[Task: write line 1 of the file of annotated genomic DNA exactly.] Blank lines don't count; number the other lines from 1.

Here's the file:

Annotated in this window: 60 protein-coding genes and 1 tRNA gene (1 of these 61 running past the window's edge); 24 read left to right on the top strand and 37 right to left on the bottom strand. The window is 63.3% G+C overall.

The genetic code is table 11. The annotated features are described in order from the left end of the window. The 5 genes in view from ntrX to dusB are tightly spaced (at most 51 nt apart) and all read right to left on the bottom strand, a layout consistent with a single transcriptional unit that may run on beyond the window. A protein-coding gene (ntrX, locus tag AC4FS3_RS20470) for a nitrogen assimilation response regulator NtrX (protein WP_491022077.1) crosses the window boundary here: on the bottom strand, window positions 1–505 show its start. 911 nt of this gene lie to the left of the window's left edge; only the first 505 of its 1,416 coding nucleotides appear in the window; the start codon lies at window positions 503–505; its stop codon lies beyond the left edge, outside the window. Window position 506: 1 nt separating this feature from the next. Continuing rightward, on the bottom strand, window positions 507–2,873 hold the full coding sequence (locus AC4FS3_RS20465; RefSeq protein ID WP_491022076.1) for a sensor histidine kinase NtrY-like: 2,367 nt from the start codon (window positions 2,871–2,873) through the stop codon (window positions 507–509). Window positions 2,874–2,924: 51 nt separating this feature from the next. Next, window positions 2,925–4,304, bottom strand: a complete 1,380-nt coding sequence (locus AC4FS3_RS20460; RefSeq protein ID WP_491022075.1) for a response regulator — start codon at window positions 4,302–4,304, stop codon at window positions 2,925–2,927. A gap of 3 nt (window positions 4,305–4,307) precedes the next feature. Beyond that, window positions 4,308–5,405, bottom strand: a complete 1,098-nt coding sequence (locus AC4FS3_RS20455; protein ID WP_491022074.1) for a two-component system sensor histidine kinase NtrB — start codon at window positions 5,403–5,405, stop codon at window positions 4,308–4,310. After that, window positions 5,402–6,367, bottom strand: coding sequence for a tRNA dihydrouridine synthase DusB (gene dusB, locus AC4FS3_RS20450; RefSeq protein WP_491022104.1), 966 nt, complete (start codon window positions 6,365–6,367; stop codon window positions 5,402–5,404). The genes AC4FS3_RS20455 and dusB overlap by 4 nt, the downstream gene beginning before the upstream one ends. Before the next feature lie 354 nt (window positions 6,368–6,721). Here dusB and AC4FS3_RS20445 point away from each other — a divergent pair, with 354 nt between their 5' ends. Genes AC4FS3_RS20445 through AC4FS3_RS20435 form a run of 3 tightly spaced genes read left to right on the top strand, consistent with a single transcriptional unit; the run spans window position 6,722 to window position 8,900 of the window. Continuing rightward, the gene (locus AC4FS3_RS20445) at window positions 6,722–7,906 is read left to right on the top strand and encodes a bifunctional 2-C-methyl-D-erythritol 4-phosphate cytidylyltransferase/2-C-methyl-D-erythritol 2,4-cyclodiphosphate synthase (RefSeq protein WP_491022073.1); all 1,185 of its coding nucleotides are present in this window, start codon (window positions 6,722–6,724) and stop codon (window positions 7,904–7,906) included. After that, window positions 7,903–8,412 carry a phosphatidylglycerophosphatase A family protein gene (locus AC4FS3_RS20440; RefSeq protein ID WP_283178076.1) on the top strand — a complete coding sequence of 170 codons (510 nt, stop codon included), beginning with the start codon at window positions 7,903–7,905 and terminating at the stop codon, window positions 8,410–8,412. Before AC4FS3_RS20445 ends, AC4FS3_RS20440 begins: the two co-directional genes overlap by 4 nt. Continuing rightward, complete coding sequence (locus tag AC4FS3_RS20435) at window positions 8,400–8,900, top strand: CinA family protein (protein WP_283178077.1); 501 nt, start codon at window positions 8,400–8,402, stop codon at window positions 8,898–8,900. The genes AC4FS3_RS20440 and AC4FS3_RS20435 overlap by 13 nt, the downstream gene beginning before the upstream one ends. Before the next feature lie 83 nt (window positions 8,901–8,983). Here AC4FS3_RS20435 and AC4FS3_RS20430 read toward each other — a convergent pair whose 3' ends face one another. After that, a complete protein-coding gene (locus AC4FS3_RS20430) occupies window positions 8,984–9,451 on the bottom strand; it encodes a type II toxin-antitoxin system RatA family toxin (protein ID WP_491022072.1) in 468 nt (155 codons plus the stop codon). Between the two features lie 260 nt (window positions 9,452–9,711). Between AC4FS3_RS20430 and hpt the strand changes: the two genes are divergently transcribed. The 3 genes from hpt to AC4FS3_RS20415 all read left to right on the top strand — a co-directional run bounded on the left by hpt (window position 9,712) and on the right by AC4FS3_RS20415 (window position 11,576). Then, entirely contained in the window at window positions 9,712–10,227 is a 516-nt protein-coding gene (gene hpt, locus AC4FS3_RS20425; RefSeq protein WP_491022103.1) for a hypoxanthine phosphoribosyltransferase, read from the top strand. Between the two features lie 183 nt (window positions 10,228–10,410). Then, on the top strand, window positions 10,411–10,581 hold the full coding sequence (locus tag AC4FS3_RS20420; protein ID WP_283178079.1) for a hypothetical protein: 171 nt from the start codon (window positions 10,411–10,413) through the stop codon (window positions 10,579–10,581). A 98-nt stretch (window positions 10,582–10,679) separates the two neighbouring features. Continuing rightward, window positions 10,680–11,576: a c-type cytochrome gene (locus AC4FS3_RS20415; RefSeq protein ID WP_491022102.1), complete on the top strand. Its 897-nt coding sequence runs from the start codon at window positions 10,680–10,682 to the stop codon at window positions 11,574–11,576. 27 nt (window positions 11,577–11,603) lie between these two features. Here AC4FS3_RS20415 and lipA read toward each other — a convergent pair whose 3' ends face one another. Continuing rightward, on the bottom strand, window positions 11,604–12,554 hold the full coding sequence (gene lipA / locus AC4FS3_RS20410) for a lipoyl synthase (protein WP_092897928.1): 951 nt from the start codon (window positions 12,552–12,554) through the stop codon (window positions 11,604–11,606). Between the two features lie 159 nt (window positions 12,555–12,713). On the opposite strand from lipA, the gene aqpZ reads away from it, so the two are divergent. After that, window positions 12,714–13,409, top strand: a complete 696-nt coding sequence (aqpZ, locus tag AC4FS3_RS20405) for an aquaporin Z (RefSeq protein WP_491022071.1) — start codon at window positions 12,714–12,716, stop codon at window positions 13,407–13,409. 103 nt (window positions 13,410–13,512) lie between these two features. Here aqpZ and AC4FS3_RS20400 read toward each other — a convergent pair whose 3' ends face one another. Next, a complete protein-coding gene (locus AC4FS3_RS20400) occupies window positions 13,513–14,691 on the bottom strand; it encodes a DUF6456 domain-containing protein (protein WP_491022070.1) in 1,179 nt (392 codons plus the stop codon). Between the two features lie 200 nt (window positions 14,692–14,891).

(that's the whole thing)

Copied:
Annotated in this window: 60 protein-coding genes and 1 tRNA gene (1 of these 61 running past the window's edge); 24 read left to right on the top strand and 37 right to left on the bottom strand. The window is 63.3% G+C overall.